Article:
Occlusion of the teeth

Skeletal views of overbite and underbite

Occlusion is how the upper and lower teeth fit together (how they align). This is also known as "bite."

Perfect bites are rare. Most people have some form of malocclusion ("poor bite"). With an overbite, the upper teeth stick far out over the lower teeth. With an underbite, the upper teeth are positioned behind the lower teeth.

Orthodontists use braces and other tools to move teeth into a better and more normal occlusion, or alignment.

How is malocclusion treated?

Orthodontic treatment can correct the way teeth and jaws line up. That may help a person feel better about their appearance, and also makes the teeth easier to take care of. Dentists who are specially trained to correct malocclusion are called orthodontists. They use a variety of tools and techniques to move teeth, and sometimes the jaw, into the right position.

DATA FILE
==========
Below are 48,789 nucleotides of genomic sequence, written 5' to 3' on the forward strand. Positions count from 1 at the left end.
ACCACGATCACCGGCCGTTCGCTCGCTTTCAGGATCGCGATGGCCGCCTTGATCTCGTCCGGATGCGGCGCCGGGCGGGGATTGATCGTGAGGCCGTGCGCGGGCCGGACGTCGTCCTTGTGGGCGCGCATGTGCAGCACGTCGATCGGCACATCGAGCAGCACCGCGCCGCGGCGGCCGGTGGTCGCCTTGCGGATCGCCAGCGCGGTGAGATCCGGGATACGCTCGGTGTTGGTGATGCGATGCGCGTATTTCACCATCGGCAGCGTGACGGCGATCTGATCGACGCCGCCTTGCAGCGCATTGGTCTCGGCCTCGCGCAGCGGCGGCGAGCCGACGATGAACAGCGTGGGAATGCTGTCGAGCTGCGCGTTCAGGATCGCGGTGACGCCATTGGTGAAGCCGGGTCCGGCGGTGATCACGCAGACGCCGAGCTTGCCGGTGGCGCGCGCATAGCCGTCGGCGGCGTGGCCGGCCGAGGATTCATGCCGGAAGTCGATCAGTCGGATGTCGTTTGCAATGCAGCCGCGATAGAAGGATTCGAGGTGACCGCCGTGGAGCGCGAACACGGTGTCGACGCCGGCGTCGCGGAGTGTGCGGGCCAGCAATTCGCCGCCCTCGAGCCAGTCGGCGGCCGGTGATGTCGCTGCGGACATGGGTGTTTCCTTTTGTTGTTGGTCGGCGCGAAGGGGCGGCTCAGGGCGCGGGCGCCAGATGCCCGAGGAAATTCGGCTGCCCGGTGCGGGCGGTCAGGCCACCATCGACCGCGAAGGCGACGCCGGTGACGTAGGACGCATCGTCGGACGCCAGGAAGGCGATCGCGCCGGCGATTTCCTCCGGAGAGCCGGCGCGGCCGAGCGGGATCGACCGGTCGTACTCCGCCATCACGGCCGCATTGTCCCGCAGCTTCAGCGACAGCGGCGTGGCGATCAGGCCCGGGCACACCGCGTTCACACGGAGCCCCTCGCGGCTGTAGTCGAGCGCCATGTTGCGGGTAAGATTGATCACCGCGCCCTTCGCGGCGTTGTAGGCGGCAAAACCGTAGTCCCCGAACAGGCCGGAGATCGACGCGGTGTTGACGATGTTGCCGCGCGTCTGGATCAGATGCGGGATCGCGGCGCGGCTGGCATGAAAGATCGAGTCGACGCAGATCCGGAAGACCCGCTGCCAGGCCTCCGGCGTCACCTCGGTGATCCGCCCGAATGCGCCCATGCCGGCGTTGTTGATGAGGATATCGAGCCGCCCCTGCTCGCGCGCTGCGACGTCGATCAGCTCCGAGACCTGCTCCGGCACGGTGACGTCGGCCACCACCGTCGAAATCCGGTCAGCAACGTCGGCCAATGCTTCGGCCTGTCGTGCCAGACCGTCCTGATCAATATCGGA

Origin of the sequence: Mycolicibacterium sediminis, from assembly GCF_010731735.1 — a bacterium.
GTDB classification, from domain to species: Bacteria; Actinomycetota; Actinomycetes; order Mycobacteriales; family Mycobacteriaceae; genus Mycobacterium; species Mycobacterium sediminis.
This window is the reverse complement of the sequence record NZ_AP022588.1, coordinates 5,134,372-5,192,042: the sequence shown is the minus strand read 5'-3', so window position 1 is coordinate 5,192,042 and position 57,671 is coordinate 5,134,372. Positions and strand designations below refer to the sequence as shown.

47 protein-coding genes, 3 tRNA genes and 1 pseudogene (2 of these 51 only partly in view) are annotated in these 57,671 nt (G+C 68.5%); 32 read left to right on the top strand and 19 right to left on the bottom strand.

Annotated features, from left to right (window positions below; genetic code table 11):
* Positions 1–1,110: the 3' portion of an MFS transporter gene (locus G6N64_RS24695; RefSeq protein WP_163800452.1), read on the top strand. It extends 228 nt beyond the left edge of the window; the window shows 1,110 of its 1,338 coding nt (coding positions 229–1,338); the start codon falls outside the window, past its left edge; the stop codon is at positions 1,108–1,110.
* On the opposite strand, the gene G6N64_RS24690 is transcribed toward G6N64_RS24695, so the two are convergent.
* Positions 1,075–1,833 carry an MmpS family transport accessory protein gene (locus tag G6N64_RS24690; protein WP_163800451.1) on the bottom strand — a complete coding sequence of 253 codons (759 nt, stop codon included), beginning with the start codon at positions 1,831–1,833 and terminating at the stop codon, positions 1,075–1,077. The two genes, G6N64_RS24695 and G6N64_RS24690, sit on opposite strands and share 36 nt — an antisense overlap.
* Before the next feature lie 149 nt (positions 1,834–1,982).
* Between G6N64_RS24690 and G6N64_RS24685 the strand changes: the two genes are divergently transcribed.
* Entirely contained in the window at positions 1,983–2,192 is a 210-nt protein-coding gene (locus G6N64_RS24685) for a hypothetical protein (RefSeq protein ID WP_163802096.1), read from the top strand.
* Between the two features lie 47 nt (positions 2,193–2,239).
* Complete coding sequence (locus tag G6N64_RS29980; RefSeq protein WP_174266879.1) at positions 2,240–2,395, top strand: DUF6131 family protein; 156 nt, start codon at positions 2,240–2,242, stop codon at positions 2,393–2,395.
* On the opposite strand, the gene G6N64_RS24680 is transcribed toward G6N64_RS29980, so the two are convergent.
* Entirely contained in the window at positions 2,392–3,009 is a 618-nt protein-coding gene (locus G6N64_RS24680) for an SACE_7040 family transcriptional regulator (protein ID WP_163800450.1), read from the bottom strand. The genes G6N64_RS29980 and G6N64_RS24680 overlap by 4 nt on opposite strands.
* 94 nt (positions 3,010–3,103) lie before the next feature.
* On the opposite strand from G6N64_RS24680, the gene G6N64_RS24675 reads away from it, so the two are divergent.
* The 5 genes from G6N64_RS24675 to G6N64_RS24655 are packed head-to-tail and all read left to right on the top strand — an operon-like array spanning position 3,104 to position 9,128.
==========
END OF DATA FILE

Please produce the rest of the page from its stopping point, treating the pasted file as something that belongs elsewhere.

In children and teens, crowding in the mouth is the most common problem. So the first step in treatment may be to remove some baby teeth to make room for the permanent teeth to grow in. Orthodontists avoid removing permanent teeth when possible.

Some children may need an early treatment called growth modification. For this, the child wears a device that helps move the jaw into a better position. This treatment works best during a child's growth spurts.

Braces or other devices can be used to slowly move the teeth to correct the bite. This can also help move a child's jaw into the right position.